I’ll do the laundry when I’m out of clothes.

A dependent clause is an adverb clause if you can replace it with an adverb, as in I’ll do the laundry later.

Connecting dependent and independent clauses

There are two types of words that can be used as connectors at the beginning of an independent clause:

  • coordinating conjunctions
  • independent marker words

Coordinating conjunction

The seven coordinating conjunctions used as connecting words at the beginning of an independent clause are:

  • for
  • and
  • nor
  • but
  • or
  • yet
  • so

You can remember them using the acronym: FANBOYS

When the second independent clause in a sentence begins with a coordinating conjunction, a comma is needed before the coordinating conjunction:

Jim studied in the Sweet Shop for his chemistry quiz, but it was hard to concentrate because of the noise.

Independent marker word

An independent marker word is a connecting word used at the beginning of an independent clause. These words can always begin a sentence that can stand alone. When the second independent clause in a sentence has an independent marker word, a semicolon is needed before the independent marker word.

Jim studied in the Sweet Shop for his chemistry quiz; however, it was hard to concentrate because of the noise.

Some common independent markers are:

  • also
  • consequently
  • furthermore
  • however
  • moreover
  • nevertheless
  • therefore

Some common errors to avoid

Comma splices

A comma splice is the use of a comma between two independent clauses. There are several ways to fix comma splices:

  • change the comma to a period and therefore make two clauses into two separate sentences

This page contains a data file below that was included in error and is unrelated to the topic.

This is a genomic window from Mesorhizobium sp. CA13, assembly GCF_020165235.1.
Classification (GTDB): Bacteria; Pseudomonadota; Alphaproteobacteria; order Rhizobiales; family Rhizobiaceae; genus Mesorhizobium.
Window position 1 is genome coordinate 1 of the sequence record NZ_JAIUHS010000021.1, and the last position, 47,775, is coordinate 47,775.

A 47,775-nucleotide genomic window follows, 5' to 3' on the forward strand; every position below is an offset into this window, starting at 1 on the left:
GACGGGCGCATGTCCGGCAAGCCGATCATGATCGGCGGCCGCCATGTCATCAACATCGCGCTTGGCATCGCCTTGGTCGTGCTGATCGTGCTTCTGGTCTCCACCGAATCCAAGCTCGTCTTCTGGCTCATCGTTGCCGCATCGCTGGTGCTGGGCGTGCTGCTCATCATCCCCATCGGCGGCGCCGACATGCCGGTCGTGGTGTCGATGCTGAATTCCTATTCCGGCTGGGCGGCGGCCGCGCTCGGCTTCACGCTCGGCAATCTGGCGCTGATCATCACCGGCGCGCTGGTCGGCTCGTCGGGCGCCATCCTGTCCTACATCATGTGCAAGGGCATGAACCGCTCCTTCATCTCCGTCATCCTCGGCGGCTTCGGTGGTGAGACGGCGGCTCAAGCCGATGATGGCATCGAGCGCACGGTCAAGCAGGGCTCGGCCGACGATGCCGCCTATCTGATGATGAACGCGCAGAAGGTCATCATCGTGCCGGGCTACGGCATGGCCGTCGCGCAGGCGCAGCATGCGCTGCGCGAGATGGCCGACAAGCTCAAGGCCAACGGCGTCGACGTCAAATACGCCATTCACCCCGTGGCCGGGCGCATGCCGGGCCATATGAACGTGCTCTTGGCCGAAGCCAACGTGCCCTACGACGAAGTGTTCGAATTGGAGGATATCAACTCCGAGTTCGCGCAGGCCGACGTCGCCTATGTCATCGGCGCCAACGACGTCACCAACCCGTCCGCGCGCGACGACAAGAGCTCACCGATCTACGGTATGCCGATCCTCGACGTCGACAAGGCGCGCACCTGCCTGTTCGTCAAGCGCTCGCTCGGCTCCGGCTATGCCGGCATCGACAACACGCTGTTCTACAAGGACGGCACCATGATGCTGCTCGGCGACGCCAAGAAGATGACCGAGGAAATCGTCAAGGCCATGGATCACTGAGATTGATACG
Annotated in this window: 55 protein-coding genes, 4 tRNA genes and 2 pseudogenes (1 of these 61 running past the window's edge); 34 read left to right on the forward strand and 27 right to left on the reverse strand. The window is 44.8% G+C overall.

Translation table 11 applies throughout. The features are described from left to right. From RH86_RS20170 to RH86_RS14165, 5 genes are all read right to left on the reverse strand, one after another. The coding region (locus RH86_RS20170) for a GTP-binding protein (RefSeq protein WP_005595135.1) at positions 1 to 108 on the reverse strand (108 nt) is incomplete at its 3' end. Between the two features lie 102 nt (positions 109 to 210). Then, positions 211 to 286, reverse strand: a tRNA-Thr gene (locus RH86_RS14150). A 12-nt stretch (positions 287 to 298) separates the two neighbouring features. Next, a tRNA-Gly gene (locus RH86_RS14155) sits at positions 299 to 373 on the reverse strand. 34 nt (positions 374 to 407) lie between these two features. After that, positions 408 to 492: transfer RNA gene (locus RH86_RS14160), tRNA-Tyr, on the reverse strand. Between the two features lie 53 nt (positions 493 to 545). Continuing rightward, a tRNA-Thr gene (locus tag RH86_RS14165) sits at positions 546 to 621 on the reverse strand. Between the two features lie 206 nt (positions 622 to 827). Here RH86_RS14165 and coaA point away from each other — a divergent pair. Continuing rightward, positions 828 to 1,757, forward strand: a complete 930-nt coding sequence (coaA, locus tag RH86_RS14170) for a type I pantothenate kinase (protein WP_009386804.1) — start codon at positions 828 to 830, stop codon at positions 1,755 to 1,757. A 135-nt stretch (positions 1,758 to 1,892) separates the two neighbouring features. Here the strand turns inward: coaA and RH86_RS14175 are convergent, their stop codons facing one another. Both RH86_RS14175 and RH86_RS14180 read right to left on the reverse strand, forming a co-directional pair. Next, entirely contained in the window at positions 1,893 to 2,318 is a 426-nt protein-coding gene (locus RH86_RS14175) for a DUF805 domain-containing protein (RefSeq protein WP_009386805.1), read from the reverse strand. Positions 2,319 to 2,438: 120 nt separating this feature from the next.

• change the comma to a semicolon
  • make one clause dependent by inserting a dependent marker word in front of it

Here are some examples:

  • Comma splice: I like this class, it is very interesting.
  • Correct: I like this class. It is very interesting.
  • Correct: I like this class; it is very interesting.
  • Correct: I like this class, and it is very interesting.
  • Correct: I like this class because it is very interesting.
  • Correct: Because it is very interesting, I like this class.

Fused or Run-on sentences

Fused sentences happen when there are two independent clauses not separated by any form of punctuation. This error is also known as a run-on sentence. The error can sometimes be corrected by adding a period, semicolon, or colon to separate the two sentences.

  • Fused or Run-on sentence: My professor is intelligent I’ve learned a lot from her.
  • Correct: My professor is intelligent. I’ve learned a lot from her.
  • Correct: My professor is intelligent; I’ve learned a lot from her.
  • Correct: My professor is intelligent, and I’ve learned a lot from her.
  • Correct: My professor is intelligent; moreover, I’ve learned a lot from her.

Sentence Fragments

Sentence fragments happen by treating a dependent clause or other incomplete thought as a complete sentence. You can usually fix this error by combining it with another sentence to make a complete thought or by removing the dependent marker.

  • Sentence fragment: Because I forgot the exam was today.
  • Correct: Because I forgot the exam was today, I didn’t study.
  • Correct: I forgot the exam was today.